To the left and right: Entrances to two of the “huash” apartment complexes, home to 300 members of the African community.
Passageway leading to one of the “huashes”. The community’s families came to Jerusalem from Chad, Senegal and Sudan about 100 years ago.
One of the African community’s apartment complexes which was renovated a few years ago.
In the summer of 2014, the police put up a checkpoint at the entrance to the neighborhood. Ever since, all residents have been suffering from severe movement restrictions that interfere with their lives and harm their livelihoods.
There is another police checkpoint at the other end of the neighborhood, at the entrance to the al-Aqsa Mosque compound. Since 2013, Israel has imposed ever greater restrictions on Muslim worshippers’ access to the compound.
A once vibrant neighborhood is now silent. Stores have closed, shopkeepers have lost their livelihoods.
In the afternoons, neighborhood children used to go to the African Community Association’s offices in the neighborhood. <a href="/jerusalem/20160228_bab_al_majles#testimony1">There, they got help with homework</a> , emotional support and participated in leisure activities. Access restrictions have resulted in the cessation of the association’s programs in December 2015, and the children now have nowhere to go.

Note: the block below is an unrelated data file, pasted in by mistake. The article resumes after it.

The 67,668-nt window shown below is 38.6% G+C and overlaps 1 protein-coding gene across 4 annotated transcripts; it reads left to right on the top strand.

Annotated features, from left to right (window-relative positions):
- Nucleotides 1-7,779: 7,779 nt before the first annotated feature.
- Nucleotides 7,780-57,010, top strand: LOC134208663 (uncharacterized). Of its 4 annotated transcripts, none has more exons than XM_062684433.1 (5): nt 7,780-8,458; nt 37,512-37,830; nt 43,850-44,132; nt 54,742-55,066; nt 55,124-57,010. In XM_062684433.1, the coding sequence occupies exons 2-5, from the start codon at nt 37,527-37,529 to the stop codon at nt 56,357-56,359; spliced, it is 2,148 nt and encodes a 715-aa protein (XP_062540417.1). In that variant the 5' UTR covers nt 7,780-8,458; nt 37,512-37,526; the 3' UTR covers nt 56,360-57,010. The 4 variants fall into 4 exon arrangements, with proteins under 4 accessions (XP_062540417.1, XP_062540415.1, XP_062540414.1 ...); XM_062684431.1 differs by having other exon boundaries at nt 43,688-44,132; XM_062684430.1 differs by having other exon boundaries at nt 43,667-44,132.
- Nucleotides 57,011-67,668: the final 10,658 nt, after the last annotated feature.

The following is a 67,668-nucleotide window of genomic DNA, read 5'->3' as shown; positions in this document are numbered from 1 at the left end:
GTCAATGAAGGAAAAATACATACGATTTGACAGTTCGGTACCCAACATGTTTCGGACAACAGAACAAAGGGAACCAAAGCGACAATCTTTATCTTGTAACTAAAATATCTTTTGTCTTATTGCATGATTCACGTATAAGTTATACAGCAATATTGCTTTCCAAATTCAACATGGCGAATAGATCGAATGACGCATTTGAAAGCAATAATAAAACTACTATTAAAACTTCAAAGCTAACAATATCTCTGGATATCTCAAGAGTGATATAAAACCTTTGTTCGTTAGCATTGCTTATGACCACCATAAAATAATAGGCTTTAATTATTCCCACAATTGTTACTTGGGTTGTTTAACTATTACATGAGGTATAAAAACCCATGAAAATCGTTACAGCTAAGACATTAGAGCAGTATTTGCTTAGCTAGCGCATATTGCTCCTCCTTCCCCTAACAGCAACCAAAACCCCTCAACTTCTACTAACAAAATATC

Neighborhood resident, Sheikh Musa, has recently volunteered to try and revive the African Community Association’s programs, after they were stopped.
The sewing workshop run by the African Association has been shut down because it is difficult for the women to get there. <a href="/jerusalem/20160228_bab_al_majles#testimony1">Manar Idris</a>: , who until recently served as the association’s director, said: “Three years ago we managed to launch a sewing workshop. The women sewed clothing according to supplier demand by the merchants, and sold them, which gave them a source of income. Fifteen women participated in the program”
Jibril Balaleh, 14-year-old student, standing next to his family’s stall. There is no point taking out the stock, because hardly anyone comes to shop, and <a href="/jerusalem/20160228_bab_al_majles#testimony2">his father has had to look for other work.</a
>Rihab Kafr’ani, 54, who lives in the neighborhood and has a stall on the main street, waiting in vain for the customers she and <a href="/jerusalem/20160228_bab_al_majles#testimony14">her sister Mithal</a> relied on for their and their children’s income.
The entrance to the al-Aqsa compound, normally a bustling spot, is now deserted. Marwan al-Bashiti, who has lived in the neighborhood his whole life <a href="/jerusalem/20160228_bab_al_majles#testimony3">told B’Tselem</a>: “Children in the Old City have no sports fields or playgrounds, the al-Aqsa Mosque courtyard was where they would get together and play. I, and the rest of the Old City residents, spent our childhood there. Now, the police won’t allow the children to go in the yard and play”